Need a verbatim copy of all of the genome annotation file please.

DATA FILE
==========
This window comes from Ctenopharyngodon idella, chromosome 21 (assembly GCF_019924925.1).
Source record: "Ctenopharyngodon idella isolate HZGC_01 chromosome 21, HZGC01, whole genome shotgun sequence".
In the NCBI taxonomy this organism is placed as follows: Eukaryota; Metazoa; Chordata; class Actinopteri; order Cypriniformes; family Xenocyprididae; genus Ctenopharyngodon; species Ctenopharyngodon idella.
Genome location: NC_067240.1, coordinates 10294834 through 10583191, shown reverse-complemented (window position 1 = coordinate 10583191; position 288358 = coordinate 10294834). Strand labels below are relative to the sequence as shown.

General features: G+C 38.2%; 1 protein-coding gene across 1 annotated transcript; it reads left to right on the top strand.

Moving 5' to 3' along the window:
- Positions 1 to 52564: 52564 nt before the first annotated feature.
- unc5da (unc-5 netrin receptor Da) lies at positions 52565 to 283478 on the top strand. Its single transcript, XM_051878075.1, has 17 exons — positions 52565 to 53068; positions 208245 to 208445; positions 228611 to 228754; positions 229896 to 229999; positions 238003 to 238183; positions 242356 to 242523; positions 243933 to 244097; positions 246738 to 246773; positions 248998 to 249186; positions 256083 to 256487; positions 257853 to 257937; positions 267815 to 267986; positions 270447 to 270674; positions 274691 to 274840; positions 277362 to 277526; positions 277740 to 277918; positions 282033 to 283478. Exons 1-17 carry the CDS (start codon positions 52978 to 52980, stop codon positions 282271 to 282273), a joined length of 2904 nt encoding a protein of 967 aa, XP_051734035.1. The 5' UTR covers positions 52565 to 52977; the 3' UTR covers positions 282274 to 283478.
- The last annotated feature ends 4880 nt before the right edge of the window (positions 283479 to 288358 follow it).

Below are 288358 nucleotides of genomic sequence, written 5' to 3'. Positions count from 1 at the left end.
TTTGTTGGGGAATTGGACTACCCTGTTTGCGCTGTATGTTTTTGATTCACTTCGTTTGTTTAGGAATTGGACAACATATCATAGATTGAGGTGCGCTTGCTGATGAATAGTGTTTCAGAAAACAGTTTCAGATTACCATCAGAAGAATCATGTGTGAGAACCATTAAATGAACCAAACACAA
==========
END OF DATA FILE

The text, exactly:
This window comes from Ctenopharyngodon idella, chromosome 21 (assembly GCF_019924925.1).
Source record: "Ctenopharyngodon idella isolate HZGC_01 chromosome 21, HZGC01, whole genome shotgun sequence".
In the NCBI taxonomy this organism is placed as follows: Eukaryota; Metazoa; Chordata; class Actinopteri; order Cypriniformes; family Xenocyprididae; genus Ctenopharyngodon; species Ctenopharyngodon idella.
Genome location: NC_067240.1, coordinates 10294834 through 10583191, shown reverse-complemented (window position 1 = coordinate 10583191; position 288358 = coordinate 10294834). Strand labels below are relative to the sequence as shown.

General features: G+C 38.2%; 1 protein-coding gene across 1 annotated transcript; it reads left to right on the top strand.

Moving 5' to 3' along the window:
- Positions 1 to 52564: 52564 nt before the first annotated feature.
- unc5da (unc-5 netrin receptor Da) lies at positions 52565 to 283478 on the top strand. Its single transcript, XM_051878075.1, has 17 exons — positions 52565 to 53068; positions 208245 to 208445; positions 228611 to 228754; positions 229896 to 229999; positions 238003 to 238183; positions 242356 to 242523; positions 243933 to 244097; positions 246738 to 246773; positions 248998 to 249186; positions 256083 to 256487; positions 257853 to 257937; positions 267815 to 267986; positions 270447 to 270674; positions 274691 to 274840; positions 277362 to 277526; positions 277740 to 277918; positions 282033 to 283478. Exons 1-17 carry the CDS (start codon positions 52978 to 52980, stop codon positions 282271 to 282273), a joined length of 2904 nt encoding a protein of 967 aa, XP_051734035.1. The 5' UTR covers positions 52565 to 52977; the 3' UTR covers positions 282274 to 283478.
- The last annotated feature ends 4880 nt before the right edge of the window (positions 283479 to 288358 follow it).

Below are 288358 nucleotides of genomic sequence, written 5' to 3'. Positions count from 1 at the left end.
TTTGTTGGGGAATTGGACTACCCTGTTTGCGCTGTATGTTTTTGATTCACTTCGTTTGTTTAGGAATTGGACAACATATCATAGATTGAGGTGCGCTTGCTGATGAATAGTGTTTCAGAAAACAGTTTCAGATTACCATCAGAAGAATCATGTGTGAGAACCATTAAATGAACCAAACACAA